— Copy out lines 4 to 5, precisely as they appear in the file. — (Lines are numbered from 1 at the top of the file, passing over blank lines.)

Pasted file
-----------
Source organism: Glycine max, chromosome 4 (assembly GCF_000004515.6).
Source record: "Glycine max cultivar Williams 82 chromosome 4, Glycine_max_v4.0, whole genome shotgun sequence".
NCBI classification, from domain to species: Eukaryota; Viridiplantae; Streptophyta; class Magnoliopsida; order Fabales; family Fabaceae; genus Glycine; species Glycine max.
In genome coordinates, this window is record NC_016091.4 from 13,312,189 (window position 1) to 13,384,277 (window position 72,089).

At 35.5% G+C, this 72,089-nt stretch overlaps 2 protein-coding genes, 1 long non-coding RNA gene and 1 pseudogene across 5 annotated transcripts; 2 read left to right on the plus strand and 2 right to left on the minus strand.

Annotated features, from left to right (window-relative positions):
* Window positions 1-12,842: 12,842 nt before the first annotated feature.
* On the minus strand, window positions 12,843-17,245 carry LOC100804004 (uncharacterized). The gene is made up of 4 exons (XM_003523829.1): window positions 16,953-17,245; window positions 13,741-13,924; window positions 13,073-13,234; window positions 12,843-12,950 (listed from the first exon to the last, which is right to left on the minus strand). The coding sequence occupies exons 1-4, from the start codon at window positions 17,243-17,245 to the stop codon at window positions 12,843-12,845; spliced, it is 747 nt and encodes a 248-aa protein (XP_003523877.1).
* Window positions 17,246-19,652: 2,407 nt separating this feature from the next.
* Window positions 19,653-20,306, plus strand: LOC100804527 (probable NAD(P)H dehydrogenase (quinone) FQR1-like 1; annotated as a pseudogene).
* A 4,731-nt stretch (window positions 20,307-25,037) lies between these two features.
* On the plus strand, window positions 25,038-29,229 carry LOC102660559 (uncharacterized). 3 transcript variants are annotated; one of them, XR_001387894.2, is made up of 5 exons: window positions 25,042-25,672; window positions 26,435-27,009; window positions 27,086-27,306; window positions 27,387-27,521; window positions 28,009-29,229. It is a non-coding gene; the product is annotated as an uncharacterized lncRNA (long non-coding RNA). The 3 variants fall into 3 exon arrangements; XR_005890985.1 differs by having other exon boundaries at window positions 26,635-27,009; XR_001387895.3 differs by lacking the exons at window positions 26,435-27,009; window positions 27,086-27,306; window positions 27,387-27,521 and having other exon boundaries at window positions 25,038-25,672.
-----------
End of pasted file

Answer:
In genome coordinates, this window is record NC_016091.4 from 13,312,189 (window position 1) to 13,384,277 (window position 72,089).

At 35.5% G+C, this 72,089-nt stretch overlaps 2 protein-coding genes, 1 long non-coding RNA gene and 1 pseudogene across 5 annotated transcripts; 2 read left to right on the plus strand and 2 right to left on the minus strand.